When women then attend for specialist treatment they have been incorrectly performing pelvic floor muscle training for a significant period of time with no improvement in their symptoms.

There is evidence that supervised pelvic floor muscle training with trained healthcare professionals significantly improves outcomes and can avoid more invasive treatments (NICE QS 77, 2015).



Electrical stimulation :


Electrodes are temporarily inserted into the rectum or vagina to stimulate and strengthen pelvic floor muscles. Gentle electrical stimulation can be effective for stress incontinence and urge incontinence, but multiple treatments over several months may be needed.



Medications :


Pharmacotherapy has to be tailored to suit the incontinence subtype and should be carefully balanced according to efficacy and side effects of the drug.

Women with urge incontinence require treatment that relaxes or desensitizes the bladder (antimuscarinics, estrogens, alpha-blockers, beta-mimetics, botulinum toxin A, resiniferatoxin, vinpocetine), whereas women with stress incontinence need stimulation and strengthening of the pelvic floor and external sphincter (alpha-mimetics, estrogens, duloxetine).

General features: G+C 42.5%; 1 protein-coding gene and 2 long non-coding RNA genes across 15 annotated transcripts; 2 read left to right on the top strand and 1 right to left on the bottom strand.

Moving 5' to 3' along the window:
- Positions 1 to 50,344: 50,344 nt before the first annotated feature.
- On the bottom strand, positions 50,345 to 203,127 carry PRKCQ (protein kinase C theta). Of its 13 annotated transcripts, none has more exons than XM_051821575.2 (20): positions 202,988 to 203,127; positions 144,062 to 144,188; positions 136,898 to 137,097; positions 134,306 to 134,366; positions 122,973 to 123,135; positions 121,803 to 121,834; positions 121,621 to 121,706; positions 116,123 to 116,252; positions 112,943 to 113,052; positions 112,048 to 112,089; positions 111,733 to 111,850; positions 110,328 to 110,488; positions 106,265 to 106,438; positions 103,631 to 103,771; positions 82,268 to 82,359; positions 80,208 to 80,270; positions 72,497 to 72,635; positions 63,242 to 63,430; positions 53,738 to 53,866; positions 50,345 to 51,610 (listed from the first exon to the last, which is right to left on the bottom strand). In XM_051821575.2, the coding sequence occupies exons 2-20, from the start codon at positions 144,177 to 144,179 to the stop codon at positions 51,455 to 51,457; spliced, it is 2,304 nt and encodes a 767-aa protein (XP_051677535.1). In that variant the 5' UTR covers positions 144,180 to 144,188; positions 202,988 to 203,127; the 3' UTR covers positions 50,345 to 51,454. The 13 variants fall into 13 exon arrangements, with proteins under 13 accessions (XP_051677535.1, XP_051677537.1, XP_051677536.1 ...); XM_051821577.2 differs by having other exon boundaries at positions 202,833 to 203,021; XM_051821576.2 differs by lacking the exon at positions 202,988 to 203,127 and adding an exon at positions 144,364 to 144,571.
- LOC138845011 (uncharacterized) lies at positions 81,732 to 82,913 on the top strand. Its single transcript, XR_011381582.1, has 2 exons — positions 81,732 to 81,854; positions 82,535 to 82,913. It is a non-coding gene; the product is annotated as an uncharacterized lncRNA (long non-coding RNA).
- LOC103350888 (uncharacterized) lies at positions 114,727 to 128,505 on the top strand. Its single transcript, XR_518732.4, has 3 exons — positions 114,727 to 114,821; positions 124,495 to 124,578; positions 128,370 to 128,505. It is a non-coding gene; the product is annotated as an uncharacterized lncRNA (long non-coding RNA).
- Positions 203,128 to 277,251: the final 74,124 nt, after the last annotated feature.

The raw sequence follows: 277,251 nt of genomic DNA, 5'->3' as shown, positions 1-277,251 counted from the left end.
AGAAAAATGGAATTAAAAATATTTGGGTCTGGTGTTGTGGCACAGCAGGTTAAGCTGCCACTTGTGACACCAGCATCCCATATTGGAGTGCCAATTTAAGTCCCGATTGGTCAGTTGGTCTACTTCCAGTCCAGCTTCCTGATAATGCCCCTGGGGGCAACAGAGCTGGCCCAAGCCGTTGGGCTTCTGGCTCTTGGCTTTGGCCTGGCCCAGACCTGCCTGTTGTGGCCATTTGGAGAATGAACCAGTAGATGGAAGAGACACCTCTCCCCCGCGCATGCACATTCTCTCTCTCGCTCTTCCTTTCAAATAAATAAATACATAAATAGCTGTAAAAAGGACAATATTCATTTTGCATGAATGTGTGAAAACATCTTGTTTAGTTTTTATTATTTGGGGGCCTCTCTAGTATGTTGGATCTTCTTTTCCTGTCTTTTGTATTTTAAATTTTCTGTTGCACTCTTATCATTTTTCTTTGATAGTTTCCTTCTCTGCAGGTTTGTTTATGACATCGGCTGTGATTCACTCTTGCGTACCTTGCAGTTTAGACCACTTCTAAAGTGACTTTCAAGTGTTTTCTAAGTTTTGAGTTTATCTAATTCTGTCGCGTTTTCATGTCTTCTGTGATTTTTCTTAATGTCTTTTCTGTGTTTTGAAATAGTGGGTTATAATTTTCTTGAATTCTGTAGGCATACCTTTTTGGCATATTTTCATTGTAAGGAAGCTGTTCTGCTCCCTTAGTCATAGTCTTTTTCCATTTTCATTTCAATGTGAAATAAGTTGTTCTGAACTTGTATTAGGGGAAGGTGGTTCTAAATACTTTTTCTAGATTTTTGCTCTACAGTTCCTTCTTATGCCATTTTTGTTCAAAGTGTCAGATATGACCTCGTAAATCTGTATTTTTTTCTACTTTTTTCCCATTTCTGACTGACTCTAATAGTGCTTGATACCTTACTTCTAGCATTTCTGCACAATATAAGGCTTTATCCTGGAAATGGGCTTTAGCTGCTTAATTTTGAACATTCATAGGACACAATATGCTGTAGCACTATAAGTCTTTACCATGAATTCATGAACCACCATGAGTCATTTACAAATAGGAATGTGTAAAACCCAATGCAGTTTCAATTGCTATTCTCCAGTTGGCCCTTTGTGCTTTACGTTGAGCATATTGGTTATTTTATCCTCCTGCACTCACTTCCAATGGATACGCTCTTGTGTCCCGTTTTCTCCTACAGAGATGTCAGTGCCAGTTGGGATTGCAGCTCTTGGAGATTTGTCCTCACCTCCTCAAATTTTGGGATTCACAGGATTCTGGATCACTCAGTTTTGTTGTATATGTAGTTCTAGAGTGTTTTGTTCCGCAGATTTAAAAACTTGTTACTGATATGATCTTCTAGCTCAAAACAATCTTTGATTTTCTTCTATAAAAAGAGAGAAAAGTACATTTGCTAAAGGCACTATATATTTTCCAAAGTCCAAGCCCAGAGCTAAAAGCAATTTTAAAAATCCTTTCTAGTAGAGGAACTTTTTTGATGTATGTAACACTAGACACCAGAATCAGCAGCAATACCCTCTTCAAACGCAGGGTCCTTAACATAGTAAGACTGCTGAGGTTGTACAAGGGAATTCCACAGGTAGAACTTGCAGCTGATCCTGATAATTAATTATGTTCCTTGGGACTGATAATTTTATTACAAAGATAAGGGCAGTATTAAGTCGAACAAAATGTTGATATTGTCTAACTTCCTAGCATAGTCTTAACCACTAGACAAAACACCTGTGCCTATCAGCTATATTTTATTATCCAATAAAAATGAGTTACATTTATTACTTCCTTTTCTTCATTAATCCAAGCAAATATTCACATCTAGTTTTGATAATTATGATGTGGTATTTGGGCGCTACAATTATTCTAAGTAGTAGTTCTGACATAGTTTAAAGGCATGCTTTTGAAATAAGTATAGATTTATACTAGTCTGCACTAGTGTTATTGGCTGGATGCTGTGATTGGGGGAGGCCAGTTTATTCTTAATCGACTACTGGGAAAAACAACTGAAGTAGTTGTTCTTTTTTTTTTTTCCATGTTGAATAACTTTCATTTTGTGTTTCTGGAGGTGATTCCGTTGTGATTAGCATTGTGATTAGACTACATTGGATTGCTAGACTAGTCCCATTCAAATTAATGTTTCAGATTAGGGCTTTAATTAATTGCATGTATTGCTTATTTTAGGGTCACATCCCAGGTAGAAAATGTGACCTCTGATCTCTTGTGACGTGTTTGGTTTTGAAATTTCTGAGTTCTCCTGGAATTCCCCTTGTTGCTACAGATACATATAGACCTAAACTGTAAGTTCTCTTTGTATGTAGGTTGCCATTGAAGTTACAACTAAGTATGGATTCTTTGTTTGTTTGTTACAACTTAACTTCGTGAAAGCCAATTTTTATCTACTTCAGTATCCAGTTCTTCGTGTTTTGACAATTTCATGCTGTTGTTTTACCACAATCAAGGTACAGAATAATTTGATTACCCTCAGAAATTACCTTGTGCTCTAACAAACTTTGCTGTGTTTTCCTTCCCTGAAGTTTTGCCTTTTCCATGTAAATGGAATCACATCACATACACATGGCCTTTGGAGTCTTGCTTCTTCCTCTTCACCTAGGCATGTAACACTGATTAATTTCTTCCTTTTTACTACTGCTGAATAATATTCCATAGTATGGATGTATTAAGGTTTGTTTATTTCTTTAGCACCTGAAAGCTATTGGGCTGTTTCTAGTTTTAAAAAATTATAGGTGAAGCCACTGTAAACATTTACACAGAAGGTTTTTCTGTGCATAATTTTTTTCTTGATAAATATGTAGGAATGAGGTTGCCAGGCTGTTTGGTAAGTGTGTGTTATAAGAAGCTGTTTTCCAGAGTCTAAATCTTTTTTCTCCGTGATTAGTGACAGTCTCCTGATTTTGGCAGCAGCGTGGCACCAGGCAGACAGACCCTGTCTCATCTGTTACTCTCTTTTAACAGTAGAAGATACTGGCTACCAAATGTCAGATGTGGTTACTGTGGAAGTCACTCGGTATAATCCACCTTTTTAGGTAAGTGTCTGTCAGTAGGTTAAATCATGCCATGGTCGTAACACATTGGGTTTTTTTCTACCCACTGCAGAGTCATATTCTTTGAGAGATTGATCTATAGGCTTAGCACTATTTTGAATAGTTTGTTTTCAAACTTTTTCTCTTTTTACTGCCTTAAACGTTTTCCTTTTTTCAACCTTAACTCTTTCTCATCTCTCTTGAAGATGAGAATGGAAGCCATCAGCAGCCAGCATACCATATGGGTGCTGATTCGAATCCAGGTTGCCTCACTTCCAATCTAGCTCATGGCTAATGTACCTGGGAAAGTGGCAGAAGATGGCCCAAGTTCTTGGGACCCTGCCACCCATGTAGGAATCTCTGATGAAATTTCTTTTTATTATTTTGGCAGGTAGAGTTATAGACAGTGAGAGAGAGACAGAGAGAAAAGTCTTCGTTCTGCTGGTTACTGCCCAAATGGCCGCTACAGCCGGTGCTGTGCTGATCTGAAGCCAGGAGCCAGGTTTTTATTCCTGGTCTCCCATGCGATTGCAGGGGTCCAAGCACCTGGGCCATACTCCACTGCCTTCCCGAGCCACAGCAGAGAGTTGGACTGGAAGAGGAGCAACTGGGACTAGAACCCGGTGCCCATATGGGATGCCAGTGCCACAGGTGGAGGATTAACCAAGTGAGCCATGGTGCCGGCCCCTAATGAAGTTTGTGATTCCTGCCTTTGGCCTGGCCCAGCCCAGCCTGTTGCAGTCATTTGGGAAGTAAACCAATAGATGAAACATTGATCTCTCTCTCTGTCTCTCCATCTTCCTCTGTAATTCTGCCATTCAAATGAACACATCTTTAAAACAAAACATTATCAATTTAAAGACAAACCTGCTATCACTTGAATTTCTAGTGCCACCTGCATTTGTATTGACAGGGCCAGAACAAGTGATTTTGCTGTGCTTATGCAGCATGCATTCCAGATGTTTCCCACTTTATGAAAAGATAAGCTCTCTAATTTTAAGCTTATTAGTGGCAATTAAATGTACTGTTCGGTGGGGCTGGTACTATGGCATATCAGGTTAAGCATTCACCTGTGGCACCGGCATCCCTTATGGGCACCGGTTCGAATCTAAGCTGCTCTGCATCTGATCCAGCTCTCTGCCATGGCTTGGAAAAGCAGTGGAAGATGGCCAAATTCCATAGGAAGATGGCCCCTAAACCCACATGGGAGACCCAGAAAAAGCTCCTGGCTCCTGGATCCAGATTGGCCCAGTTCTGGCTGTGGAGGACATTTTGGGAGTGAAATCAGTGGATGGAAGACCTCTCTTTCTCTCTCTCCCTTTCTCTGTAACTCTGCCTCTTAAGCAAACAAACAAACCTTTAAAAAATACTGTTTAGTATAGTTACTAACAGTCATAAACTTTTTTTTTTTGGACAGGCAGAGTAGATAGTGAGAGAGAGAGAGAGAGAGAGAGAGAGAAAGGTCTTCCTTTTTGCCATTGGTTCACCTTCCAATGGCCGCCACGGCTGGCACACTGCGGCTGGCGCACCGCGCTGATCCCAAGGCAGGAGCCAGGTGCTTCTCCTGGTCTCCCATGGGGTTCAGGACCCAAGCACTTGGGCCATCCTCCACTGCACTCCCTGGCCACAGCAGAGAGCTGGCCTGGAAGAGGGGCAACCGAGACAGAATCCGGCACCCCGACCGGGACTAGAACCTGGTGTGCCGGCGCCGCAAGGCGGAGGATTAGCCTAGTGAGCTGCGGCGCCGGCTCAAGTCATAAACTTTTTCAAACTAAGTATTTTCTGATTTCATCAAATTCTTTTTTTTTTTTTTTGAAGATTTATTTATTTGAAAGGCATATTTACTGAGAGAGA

Women with overflow incontinence need reduction of outflow resistance (baclofen, alpha-blockers, intrasphincteric botulinum toxin A) and/or improvement of bladder contractility (parasympathomimetics).

If nocturia or nocturnal incontinence are the major complaints, control of diuresis is obtained by administration of the ADH analogue desmopressin.


Medications commonly used to treat incontinence in women include:

  • Anticholinergics. These medications can calm an overactive bladder and may be helpful for urge incontinence. Examples include oxybutynin (Ditropan XL), tolterodine (Detrol), darifenacin (Enablex), fesoterodine (Toviaz), solifenacin (Vesicare) and trospium (Sanctura).

  • Mirabegron (Myrbetriq). Used to treat urge incontinence, this medication relaxes the bladder muscle and can increase the amount of urine your bladder can hold. It may also increase the amount you are able to urinate at one time, helping to empty your bladder more completely.

  • Alpha blockers. In men with urge or overflow incontinence, these medications relax bladder neck muscles and muscle fibers in the prostate and make it easier to empty the bladder. Examples include tamsulosin (Flomax), alfuzosin (Uroxatral), silodosin (Rapaflo), terazosin (Hytrin) and doxazosin (Cardura).

  • Antidepressant medicines, such as imipramine, ( Tofranil)